Amidst stories of the winery we thought it would be nice to leave you recipes with which to enjoy your wine and your loved ones, be it from Kingston or anywhere else, especially as Valentines day quickly approaches us!
Our friend Mariangela Sassi, a producer for Joanne Weir, passed along this great recipe and pairing for our Kingston Family Alazan Pinot Noir. (Joanne Weir is a James Beard award-winning cookbook author, cooking teacher, chef and public TV personality.)
"Thank you for the amazing Pinot - we enjoyed it with a herb-encrusted pork tenderloin roasted in a baguette! Recipe attached is divine. It was a perfect pairing! The one item you may not have is fennel pollen but if you don't have it the taste will still be excellent. Bakers of Paris baguettes are perfect for this since they will hold the tenderloin completely. Enjoy."---MS
Pork Roasted The Way The Tuscans Do
by Joanne Weir
2 teaspoons fresh chopped sage
2 teaspoons fresh chopped rosemary
1/2 teaspoon freshly ground black pepper
2 cloves garlic, minced Kosher salt and freshly ground black pepper
1/4 teaspoon fennel pollen
4 tablespoons extra virgin olive oil
1 pork tenderloin, trimmed
1 loaf crusty baguette
On a work surface, mince the sage, rosemary, pepper, garlic, 1 teaspoon salt, 1/4 teaspoon black pepper, and fennel pollen together.
Heat a frying pan over medium high heat. Add 1 tablespoon of the oil. Cook the pork, turning occasionally, until golden on all sides, 8 to 10 minutes. Roll the pork in the herb mixture and set aside. Cut the baguette in half the long way and scoop out the soft insides. Brush the inside of the baguette with the remaining 3 tablespoons olive oil. Place the pork on the inside of the baguette so that the pork is completely enclosed. Trim off the excess ends of the bread. Tie, at 1 to 2-inch intervals, with kitchen string.
Preheat an oven to 375° F. Place the pork on a baking sheet and roast until done, 155 to 160° F when an instant read thermometer is inserted into the thickest part, 20-25 minutes.
Remove from the oven, let rest 10 minutes. Remove the strings and cut into slices. Serve.
Our family is Chilean/American, and while our vineyard and farm is in Chile, I (Courtney Kingston) live in Northern California and travel back and forth to Casablanca. I am fortunate to feel at home in both places, and am often struck by the similarities. As Byron Kosuge, our consulting winemaker from Napa likes to say, Casablanca is like California with the "volume turned up". Instead of the Sierra Nevadas, you've got the Andes; instead of driving 3 hours from San Francisco to Lake Tahoe to ski, in Chile you can ski Portillo and swim in the Pacific (in a wetsuit, no doubt) in the same day. Byron works with vineyards up & down the California coast (from Hirsch Vineyards up in Sonoma, to Pisoni Vineyards in Santa Lucia Highlands, down to Talley Vineyards in Arroyo Grande), and he says western Casablanca reminds him most of California's Santa Rita Hills on south-central coast.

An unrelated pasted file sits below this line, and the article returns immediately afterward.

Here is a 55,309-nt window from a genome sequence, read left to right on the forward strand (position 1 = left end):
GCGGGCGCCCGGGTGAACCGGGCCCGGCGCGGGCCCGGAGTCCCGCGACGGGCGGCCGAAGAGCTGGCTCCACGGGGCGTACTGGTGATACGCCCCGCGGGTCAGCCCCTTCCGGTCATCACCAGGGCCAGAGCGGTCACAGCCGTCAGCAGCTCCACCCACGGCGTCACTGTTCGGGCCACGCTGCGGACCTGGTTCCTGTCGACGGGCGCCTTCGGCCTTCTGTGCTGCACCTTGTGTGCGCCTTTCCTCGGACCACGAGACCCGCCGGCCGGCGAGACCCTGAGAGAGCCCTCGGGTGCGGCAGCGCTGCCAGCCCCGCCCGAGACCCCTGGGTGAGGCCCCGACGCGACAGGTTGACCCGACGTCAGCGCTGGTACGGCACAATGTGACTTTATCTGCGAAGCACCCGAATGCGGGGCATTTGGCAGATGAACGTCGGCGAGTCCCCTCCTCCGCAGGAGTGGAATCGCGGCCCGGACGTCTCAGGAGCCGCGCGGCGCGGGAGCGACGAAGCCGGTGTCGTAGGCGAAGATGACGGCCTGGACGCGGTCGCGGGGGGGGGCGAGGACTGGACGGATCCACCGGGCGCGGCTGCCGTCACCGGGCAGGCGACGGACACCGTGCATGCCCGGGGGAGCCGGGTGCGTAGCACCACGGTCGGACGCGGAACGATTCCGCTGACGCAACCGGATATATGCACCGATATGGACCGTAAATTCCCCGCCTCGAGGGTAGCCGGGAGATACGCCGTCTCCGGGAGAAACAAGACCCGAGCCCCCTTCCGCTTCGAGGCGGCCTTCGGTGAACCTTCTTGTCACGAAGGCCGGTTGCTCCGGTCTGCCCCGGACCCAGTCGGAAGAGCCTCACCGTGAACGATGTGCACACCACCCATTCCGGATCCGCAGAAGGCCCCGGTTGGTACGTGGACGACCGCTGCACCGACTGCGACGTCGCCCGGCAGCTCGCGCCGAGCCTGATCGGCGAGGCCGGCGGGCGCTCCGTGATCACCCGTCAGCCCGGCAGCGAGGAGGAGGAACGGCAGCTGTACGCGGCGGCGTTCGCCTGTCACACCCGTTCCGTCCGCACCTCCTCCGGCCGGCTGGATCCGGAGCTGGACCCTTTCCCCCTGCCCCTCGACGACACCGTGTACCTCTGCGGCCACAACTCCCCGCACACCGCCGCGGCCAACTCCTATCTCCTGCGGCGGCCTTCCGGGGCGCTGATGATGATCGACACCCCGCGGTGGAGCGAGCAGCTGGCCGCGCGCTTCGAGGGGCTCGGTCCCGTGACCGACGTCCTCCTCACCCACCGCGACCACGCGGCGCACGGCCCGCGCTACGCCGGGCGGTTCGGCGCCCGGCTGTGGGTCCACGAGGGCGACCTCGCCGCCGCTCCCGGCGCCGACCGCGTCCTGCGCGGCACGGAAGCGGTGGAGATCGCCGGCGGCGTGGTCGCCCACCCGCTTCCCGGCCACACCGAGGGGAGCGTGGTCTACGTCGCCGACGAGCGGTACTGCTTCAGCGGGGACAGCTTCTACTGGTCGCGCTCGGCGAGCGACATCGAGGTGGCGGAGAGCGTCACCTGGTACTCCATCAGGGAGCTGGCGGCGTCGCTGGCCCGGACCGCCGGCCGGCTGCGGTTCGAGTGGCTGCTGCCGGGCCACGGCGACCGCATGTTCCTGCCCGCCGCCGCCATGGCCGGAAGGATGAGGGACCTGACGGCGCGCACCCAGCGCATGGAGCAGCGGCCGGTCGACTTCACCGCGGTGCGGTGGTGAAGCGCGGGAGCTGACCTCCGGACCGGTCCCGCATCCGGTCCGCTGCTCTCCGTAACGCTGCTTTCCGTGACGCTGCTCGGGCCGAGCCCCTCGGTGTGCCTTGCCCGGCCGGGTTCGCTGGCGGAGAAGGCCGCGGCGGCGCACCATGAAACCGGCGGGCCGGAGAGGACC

With a foot in both winemaking worlds, we thought it would make sense to facilitate an "intercambio" or exchange program between Chilean and Californian winemakers & vineyard managers, with a particular focus on pinot noir and small-lot winemaking. In some ways, the idea of Californians headed south or Chileans headed north was nothing new: each year, Chile sends the largest number of young winemakers to work harvest in California, and many Californians head south as well. But many end up working at larger wineries (working on the white wine press on the graveyard shift), and don't necessarily get the hands-on winemaking experience with cool climate reds that we are trying to foster at Kingston. (The same is often true for American winemakers headed south; most of the harvest jobs and experiences are with Chile's bigger wineries in the Central Valley making cabernet.)
So each year, we try to make the connection with someone going north or south, sharing and expanding their pinot winemaking or winegrowing knowledge. We've been a bit of the Harriet Tubman of pinot noir people headed either way, and we are happy to now have a small diaspora of alums from our exchange program. In addition to connecting young Chilean winemakers with California pinot "mentors" like Ken Bernards (Ancien), Michael Terrien (Acacia), and Bob Cabral (Williams Selyem), we've also welcomed California winemakers south to Casablanca including Leslie Mead Renaud (from Talley, now of Lincourt), Alex Beloz (Molnar Family), and Whitney Ulvestad (Hudson).